The Forbidden Fruit effect
Empirical experience tells us that the more vocally we prohibit minors from doing something, the more interested they will be to engage and explore the said activity. In terms of the actual commercial effects, gamers are likely to build pent-up demand internally as they age. Similarly to the US, where students may experience a rather intense initial university experience in terms of alcohol (after being socially confronted with, but not legally allowed to drink before the age of 21), the world could see Chinese consumers celebrating their big 18ths with unlimited games parties and hundreds of dollars in spending as a result of this pent-up demand. Games companies that are active in China should take a note of this. The digital and / or physical gifts given to Chinese gamers for their 18th birthday (and in the lead up to it) may define their loyalty to a particular games title/franchise for years to come.
Building bridges between digital and IRL
If there is less time to play games, but still the same number of games out there, the competition for engagement will naturally intensify. Games will have less time to build positive sentiment with the players during sessions. It means that they will have to double down, not just on digital marketing (video creators, social media etc.), but also on engaging and marketing titles to audiences IRL. Whether it is physical content drops at educational, sports or other cultural events, or even making a conscious effort to gather like-minded players beyond gaming sessions to promote gaming culture and word of mouth. Non-gaming entertainment partners such as music labels, cinemas, event promoters, etc. can play a significant role to help games companies strengthen their IRL strategies.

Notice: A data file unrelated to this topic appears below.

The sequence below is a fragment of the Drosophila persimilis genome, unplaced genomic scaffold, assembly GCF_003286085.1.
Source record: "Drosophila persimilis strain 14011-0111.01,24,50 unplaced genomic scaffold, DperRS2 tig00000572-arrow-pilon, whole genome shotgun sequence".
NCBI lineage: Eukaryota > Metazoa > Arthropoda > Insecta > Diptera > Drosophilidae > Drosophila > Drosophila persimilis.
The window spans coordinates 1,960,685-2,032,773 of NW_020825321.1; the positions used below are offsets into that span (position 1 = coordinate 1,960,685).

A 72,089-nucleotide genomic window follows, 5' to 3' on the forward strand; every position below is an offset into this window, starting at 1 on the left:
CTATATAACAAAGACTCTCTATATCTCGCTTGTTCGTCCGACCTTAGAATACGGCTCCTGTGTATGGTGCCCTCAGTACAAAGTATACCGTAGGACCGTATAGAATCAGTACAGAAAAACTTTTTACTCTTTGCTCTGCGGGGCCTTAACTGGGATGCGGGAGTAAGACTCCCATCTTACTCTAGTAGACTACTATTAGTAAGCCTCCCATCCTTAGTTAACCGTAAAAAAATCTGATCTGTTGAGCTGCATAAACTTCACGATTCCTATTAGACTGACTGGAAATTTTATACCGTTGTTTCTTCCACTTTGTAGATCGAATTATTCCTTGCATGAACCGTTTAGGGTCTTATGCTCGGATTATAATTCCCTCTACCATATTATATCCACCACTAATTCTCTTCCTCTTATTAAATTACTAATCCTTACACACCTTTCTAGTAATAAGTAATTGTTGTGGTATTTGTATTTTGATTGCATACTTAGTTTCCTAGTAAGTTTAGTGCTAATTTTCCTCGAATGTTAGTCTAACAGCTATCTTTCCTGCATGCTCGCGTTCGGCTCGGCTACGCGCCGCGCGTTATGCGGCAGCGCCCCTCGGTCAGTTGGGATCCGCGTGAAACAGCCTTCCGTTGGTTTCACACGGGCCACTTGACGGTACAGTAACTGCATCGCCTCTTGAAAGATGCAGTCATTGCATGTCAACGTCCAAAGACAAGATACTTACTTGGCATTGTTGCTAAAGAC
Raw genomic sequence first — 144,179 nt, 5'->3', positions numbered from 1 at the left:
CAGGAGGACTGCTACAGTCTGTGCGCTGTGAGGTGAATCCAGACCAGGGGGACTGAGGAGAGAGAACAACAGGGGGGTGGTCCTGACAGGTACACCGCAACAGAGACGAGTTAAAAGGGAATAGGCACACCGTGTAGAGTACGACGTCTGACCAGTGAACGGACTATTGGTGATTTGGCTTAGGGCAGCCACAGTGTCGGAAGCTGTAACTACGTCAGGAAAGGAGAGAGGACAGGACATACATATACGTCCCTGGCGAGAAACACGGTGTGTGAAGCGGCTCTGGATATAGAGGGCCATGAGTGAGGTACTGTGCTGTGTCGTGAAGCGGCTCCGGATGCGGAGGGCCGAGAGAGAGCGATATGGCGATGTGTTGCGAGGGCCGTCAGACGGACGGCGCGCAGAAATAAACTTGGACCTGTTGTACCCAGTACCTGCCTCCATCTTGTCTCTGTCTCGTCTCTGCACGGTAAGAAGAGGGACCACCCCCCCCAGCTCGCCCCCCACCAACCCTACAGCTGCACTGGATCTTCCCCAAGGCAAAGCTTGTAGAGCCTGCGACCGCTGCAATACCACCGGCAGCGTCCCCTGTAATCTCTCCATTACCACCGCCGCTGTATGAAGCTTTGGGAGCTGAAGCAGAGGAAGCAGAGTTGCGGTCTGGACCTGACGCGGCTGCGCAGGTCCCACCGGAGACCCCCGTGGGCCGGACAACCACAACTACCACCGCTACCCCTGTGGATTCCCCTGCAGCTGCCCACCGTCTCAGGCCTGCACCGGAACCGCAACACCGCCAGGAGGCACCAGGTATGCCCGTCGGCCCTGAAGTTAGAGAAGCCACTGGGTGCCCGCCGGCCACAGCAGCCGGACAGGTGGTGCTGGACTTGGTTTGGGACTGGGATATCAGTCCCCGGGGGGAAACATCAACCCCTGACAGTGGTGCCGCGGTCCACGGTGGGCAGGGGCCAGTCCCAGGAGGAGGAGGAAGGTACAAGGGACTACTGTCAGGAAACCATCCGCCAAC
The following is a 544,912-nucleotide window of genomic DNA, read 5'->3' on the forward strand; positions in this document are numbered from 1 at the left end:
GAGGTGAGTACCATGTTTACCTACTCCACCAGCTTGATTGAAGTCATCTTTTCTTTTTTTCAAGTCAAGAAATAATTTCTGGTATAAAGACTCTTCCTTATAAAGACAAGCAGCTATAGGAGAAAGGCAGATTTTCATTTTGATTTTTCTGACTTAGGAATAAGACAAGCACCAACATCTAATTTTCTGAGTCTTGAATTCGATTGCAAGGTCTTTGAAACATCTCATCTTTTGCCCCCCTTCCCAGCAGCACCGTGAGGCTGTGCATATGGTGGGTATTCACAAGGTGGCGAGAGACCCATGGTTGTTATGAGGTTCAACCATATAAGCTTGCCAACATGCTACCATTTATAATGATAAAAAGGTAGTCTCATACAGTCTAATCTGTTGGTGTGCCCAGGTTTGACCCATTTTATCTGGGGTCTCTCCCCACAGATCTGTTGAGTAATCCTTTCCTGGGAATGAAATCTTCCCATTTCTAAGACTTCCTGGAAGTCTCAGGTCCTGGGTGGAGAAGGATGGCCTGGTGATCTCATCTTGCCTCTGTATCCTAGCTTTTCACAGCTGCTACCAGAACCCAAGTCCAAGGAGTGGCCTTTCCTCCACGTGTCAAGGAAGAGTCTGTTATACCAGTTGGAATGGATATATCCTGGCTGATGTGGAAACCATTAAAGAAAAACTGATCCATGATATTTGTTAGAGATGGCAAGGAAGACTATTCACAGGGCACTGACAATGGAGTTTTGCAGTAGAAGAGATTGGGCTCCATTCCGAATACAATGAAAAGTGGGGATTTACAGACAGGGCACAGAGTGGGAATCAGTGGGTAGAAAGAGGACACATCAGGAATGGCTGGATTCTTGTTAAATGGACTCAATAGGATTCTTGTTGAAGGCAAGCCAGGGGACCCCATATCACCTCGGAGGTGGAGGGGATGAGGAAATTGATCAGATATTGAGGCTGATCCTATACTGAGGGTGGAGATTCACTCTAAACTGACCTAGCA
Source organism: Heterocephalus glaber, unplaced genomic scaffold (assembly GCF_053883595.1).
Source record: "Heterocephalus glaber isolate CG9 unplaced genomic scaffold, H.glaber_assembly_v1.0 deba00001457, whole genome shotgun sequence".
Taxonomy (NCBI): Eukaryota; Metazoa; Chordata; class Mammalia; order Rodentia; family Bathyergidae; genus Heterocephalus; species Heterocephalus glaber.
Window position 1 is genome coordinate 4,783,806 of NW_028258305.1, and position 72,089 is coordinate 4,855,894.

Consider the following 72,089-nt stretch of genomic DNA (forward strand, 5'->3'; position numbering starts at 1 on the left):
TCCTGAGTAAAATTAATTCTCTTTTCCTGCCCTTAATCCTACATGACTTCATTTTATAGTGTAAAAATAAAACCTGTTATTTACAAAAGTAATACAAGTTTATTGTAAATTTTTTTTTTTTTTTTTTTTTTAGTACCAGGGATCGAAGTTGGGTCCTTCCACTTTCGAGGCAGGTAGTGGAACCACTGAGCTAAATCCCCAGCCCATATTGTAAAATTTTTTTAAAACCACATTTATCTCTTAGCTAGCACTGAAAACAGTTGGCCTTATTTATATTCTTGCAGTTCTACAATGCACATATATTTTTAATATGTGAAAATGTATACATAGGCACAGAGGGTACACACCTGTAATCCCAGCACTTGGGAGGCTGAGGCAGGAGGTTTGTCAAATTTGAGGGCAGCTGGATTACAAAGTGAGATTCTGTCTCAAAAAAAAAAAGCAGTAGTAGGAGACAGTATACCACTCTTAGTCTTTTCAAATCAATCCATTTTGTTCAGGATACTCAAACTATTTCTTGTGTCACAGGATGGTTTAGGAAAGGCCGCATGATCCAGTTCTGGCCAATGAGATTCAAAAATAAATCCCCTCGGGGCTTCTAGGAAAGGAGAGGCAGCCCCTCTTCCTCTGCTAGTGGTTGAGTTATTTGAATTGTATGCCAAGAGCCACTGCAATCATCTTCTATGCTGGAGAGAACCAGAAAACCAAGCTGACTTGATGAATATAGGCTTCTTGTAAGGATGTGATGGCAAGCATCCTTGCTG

Games have gone from being ‘something for kids only’, to being something ‘for adults that kids should be limited to, until they are 18’. This is a really serious nod from a government with regards to the acceptance of games as significant cultural denominator - which it has become.